Intermittent Fasting: Is It the Right Diet for You?

Disclaimer: Results are not guaranteed*** and may vary from person to person***.

Intermittent fasting
Credit: artisteer

Reviewed by Dr. Richard Foxx, MD

Intermittent fasting—also called IF—is a diet craze that has been growing in popularity in recent years. Although it’s not quite a diet (and more like an eating plan), fasting intermittently may help with weight loss and provide a series of system-wide health benefits.

From a weight loss perspective, an intermittent fasting diet probably works as well as any other diet, though it can present some challenges with regard to sustainability. Not eating for an extended period can be rather difficult, especially if you are conditioned to feeding yourself whenever hunger strikes.

However, there is no single way to implement an IF eating plan, so it is possible to find a method that works for you. Let’s take a closer look at the many types of intermittent fasting, and potential advantages on both a surface and cellular level.

What Is Intermittent Fasting?

Intermittent fasting refers to a pattern of eating that includes windows of time where you eat, and those where you don’t eat.

Some forms of intermittent fasting restrict all caloric consumption to a specific time frame each day, such as an eight-hour block, while others include day-long periods where no food is consumed. This type of IF diet might consist of eating dinner on Tuesday night and then fasting until dinner on Wednesday night.

Basically, any intermittent fasting program allocates time for eating and time for fasting, with enough variability to meet a number of goals.

Types of Intermittent Fasting

There are several different ways to try intermittent fasting, but most can be classified into three styles: time-restricted fasting, 24-hour fasting, and alternate-day fasting.

Some popular intermittent fasting types include:

  • The 16:8 Diet: The protocol involves following an eight-hour feeding window and 16-hour fasting period each day. Ideally, the calories should be consumed during eight hours of daylight. (Similar diets are the 20:4, 18:6, and 12:12.)
  • Eat-Stop-Eat: This method of IF involves 24-hour fasts once or twice a week.
  • The 5:2 Diet: This method isn’t a fast in the traditional sense of the word, but rather fluctuating calories. On two, non-consecutive days of the week, you would keep your calorie intake to a minimum—within the 500-600 range—while eating normally the other five days.

Each method allows you to consume non-caloric drinks like water, coffee, and tea during fasting periods. Just remember not to add any cream, sugar, or milk.

How Intermittent Fasting Works

Intermittent fasting works by eliminating food intake on specific days, or hours, to stimulate some biological processes. Some of intermittent fasting’s benefits, therefore, are developments you may not immediately notice.

The advantage of intermittent fasting seems to come down to this: giving your digestive and endocrine systems a bit of a break.

When you’re constantly eating throughout the day—like every few hours from the time you wake up until you go to bed—your digestive and endocrine systems have to keep up.

Your digestive system is constantly breaking down food and the bacteria and cells in your body are focused on delivering and utilizing the nutrition; your endocrine system needs to produce insulin to deliver energy to cells.

When these taxing processes are not taking place, your body can either get a rest (return to normal insulin production) or focus on other processes (cell maintenance).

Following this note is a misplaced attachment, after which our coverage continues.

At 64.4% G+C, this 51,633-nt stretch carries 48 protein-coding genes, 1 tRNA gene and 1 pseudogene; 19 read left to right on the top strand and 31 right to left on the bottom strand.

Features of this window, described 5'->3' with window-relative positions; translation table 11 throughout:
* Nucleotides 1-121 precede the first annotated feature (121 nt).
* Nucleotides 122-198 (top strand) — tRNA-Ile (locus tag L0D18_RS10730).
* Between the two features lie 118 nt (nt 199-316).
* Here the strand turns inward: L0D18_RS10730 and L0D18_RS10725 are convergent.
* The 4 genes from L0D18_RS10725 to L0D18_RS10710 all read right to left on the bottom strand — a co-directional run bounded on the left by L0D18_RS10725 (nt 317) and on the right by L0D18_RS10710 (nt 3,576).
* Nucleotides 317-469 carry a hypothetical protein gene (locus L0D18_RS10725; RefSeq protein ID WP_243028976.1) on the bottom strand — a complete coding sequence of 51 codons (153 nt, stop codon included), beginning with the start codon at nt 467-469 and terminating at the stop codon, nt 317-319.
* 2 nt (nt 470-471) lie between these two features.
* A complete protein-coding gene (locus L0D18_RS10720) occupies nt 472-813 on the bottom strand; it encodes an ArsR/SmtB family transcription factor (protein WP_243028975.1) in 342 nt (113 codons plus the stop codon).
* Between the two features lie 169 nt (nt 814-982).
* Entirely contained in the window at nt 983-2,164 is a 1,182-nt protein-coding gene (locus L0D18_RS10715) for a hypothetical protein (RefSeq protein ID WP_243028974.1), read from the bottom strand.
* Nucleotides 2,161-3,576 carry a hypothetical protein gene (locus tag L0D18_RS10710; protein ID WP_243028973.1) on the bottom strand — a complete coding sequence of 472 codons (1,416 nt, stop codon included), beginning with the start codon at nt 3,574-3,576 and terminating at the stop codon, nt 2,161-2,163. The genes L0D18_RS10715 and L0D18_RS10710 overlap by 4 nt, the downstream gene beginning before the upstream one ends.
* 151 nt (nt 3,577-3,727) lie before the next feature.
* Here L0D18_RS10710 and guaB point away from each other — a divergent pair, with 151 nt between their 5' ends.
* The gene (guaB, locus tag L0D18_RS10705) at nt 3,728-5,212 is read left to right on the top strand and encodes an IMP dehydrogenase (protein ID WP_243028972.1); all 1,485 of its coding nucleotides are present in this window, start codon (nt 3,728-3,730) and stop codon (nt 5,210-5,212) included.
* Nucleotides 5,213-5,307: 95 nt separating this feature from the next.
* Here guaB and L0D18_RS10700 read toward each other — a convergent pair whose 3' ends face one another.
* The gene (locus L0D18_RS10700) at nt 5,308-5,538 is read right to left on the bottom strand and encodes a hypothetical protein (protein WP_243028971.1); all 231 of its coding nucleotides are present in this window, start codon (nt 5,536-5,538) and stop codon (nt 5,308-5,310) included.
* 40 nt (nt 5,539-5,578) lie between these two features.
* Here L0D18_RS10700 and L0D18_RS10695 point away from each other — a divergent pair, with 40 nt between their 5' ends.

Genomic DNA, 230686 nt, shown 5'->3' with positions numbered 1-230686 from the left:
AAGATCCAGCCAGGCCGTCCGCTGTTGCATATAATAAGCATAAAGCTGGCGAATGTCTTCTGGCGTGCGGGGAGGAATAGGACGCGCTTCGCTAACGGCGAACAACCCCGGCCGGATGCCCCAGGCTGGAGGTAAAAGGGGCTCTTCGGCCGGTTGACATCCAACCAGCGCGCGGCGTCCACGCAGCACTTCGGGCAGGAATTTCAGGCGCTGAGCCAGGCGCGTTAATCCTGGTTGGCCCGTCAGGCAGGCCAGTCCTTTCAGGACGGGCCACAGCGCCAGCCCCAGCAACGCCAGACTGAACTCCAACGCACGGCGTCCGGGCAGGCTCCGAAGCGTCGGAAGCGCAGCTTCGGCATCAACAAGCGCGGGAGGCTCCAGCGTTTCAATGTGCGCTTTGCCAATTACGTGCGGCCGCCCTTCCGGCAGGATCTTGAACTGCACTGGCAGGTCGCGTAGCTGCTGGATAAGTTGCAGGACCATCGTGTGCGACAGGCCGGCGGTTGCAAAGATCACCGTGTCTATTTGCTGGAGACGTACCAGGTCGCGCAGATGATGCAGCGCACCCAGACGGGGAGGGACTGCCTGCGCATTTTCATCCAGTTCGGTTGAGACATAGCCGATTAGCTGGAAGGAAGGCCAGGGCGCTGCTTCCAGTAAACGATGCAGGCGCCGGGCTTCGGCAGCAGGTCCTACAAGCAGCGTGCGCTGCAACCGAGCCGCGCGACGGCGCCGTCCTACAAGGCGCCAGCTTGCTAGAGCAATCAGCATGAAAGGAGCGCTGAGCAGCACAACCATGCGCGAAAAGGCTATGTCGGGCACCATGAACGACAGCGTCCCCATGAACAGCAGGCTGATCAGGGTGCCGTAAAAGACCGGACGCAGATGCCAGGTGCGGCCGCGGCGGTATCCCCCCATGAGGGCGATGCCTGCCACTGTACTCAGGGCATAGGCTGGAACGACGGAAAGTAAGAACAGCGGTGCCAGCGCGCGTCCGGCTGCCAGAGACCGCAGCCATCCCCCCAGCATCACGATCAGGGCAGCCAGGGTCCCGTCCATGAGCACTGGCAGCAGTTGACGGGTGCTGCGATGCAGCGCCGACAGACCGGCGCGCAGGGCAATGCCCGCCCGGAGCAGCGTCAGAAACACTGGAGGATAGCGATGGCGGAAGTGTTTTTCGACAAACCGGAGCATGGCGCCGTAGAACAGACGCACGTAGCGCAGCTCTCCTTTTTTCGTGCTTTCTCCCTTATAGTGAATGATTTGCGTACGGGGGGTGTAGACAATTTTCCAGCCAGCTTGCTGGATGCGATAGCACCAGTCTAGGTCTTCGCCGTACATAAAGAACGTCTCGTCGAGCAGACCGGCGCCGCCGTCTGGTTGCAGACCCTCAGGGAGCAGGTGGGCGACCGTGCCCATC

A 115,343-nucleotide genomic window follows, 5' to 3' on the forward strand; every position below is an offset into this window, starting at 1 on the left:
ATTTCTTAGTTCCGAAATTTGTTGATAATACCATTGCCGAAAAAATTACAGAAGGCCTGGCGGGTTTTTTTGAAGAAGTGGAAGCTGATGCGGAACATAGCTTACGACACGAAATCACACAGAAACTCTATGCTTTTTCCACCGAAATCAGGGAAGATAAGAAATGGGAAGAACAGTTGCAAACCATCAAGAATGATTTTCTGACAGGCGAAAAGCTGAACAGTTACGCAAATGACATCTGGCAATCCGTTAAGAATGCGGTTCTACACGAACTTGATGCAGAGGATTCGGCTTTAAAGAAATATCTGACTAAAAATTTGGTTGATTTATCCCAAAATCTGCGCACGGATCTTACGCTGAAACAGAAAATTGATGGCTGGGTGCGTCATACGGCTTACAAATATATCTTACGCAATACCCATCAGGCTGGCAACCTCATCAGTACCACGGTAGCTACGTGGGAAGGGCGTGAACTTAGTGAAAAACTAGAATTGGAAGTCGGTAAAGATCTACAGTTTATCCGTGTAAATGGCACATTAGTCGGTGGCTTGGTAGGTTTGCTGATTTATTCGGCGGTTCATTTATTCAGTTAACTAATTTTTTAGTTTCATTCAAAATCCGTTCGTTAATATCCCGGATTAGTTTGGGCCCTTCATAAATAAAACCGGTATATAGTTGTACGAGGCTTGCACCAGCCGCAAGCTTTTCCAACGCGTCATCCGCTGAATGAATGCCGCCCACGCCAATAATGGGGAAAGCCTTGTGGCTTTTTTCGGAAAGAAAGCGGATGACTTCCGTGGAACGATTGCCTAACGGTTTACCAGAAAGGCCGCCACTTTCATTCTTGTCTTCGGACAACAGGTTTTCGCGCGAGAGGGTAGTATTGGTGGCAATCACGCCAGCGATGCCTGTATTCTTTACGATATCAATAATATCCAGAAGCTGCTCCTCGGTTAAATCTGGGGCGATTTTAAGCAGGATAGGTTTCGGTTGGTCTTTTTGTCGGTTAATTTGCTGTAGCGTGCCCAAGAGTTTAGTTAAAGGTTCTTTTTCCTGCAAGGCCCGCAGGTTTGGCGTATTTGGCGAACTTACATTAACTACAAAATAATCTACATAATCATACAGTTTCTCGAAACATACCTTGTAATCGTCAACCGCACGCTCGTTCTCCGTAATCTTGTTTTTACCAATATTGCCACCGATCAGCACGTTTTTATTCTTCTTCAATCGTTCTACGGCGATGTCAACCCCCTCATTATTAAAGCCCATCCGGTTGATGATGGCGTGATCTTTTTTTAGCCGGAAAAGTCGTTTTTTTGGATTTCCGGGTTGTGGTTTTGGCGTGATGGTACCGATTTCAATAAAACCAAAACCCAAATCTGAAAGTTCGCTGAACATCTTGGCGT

Benefits of Intermittent Fasting for Weight Loss

When it comes to reaping the benefits of intermittent fasting, timing is very important.

Human studies thus far indicate that daily intermittent fasts work best and tend to be the most sustainable. These fasts incorporate feeding periods during the day, with longer fasting periods.

Generally speaking, the feeding and fasting periods coincide with your natural circadian rhythm (sleep-wake cycle). An example would be having an eight-hour feeding window between 8:00 a.m. and 4:00 p.m., with the fast occurring from 4:00 p.m. to 8:00 a.m.

Studies have shown this method to be effective for weight loss and other potential health benefits. The same cannot be said for every method, however.

Studies have demonstrated, for example, that groups implementing full-day fasts every other day saw no weight loss benefits over those who simply ate less every day (when both groups consumed the same number of total calories).

Other studies have shown that eight-hour feeding windows produce better results than 12-hour feeding windows as well.

A 2018 study, published in Cell Metabolism, examined obese men with prediabetes doing an eight-hour or 12-hour IF regimen. The results showed that while there was no weight loss associated with either IF protocol, the eight-hour group had dramatically lower insulin levels, improved insulin sensitivity, significantly lower blood pressure, and a smaller appetite.

The reason for the lack of weight loss (or gain—weights stayed the same) may have had to do with a lack of overall caloric restriction. For any diet to work, there needs to be a caloric deficit. In other words, if you are eating more calories than you burn every day during your feeding window, you will gain weight.

As far as weight loss goes, IF’s benefits may relate to the following factors:

  • Energy from fat cells may be better utilized because you’re not consuming calories for an extended period (if in a caloric deficit).
  • IF may prevent evening snacking, particularly the mindless variety that can occur in the evening in front of the TV.
  • Fasting keeps insulin levels down for an extended period of time.

Is IF Better Than Other Diets?

Once again, you will only experience weight loss from intermittent fasting if you are eating fewer calories than you burn each day. If you’re in a deficit, you naturally will experience weight loss to some degree.

There is some research showing that IF can promote faster and more significant weight loss than other diets, but it is difficult to confirm if this finding is universal. Participants involved in studies from this 2014 review lost four percent to seven percent of their waist circumference, which indicates a significant loss in dangerous visceral fat.